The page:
Results From May 2005 to September 2005, 207 patients were taken to the operating room and required 388 procedures. A total of 175 patients (85%) were operated on for traumatic injuries, and 52 of these patients required open reduction and internal fixation (ORIF) of a facial fracture. Of the 52 patients who underwent an ORIF, 17 were American military personnel. Of the 17 American patients who were definitively treated for their facial fractures in theater, 16 were contacted and/or followed up on the global military medical database. None of these patients developed an Acinetobacter baumannii infection or had a complication caused by the definitive in-theater ORIF. The range of follow-up was 2 months to 11 months, with a mean of 8.3 months.
Conclusions Definitive repair of facial fractures with ORIF on American military personnel in theater is advised when the aforementioned criteria are observed. An otolaryngologist is a crucial member of the head and neck trauma team.
Since the inception of Operation Iraqi Freedom on March 19, 2003, 3441 American military personnel have been killed and 24 314 have been wounded in action.1 The survival rate for American military personnel wounded in Operation Iraqi Freedom is excellent at approximately 90%. By comparison, the survival rate for American military personnel wounded during the Vietnam War was just above 75%.2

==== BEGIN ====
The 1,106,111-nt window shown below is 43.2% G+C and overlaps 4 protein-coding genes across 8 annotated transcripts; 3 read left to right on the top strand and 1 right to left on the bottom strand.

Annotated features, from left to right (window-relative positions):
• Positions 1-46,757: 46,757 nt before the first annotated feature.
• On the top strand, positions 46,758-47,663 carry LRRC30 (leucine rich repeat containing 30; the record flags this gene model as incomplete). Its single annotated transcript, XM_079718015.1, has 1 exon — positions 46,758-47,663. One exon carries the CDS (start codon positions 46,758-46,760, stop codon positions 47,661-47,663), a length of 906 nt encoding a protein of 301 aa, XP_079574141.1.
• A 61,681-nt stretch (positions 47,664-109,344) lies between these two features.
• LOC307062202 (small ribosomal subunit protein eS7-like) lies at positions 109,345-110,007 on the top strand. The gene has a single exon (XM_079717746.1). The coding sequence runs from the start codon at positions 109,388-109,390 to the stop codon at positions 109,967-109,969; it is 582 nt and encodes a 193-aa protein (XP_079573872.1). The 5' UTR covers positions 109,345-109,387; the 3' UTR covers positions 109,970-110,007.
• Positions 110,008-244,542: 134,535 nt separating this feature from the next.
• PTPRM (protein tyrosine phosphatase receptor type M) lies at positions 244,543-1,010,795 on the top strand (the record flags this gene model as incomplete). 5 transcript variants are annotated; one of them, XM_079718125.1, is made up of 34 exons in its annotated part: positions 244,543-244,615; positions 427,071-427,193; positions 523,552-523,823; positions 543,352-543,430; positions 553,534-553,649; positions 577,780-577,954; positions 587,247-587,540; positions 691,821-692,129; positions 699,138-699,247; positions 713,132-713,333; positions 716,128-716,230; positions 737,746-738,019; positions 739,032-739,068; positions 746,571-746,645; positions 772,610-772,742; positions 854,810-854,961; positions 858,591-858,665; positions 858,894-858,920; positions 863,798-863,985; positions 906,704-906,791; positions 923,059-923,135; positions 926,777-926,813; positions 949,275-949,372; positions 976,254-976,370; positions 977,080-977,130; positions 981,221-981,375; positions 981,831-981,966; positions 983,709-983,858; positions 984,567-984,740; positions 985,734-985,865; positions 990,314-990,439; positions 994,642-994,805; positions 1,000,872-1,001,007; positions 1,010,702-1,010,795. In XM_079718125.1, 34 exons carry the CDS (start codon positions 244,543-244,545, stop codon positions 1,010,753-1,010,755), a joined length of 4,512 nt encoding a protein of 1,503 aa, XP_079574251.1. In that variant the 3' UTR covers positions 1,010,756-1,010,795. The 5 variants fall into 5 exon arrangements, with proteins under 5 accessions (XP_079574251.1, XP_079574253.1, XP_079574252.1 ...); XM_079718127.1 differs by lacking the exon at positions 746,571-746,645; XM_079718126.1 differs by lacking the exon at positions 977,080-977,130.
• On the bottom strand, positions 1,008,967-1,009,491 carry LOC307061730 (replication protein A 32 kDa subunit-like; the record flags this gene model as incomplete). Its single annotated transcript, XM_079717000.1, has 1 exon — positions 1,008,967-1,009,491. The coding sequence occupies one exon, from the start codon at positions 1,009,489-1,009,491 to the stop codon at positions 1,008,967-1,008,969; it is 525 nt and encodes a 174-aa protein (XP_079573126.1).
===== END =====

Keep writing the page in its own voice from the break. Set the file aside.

There are 3 principal reasons for the considerably higher survival rate seen among wounded American military personnel in Operation Iraqi Freedom compared with previous conflicts: (1) improvement in protective equipment, (2) rapid mobilization of the wounded to higher echelons of care, and (3) improved access to immediate and urgent medical care. The Combat Lifesavers Program has trained military personnel to provide immediate lifesaving care that allows the patient to then be transported to a treatment facility. The Interceptor body armor system has prevented countless wounds to the chest and abdomen, which would have been lethal in prior wars.3-5 The capability of the US medical evacuation and air evacuation systems to rapidly and efficiently move the wounded to higher echelons of care has been well documented.3-4 During the Vietnam War, the average time from injury to arrival back in the United States for wounded soldiers was 45 days. Today, for personnel injured in Iraq, the trip home averages less than 4 days.3 The stabilization of the wounded by forward surgical teams coupled with unprecedented access to both state-of-the-art facilities and a full array of surgical subspecialists in theater has also contributed to the higher survival rate.6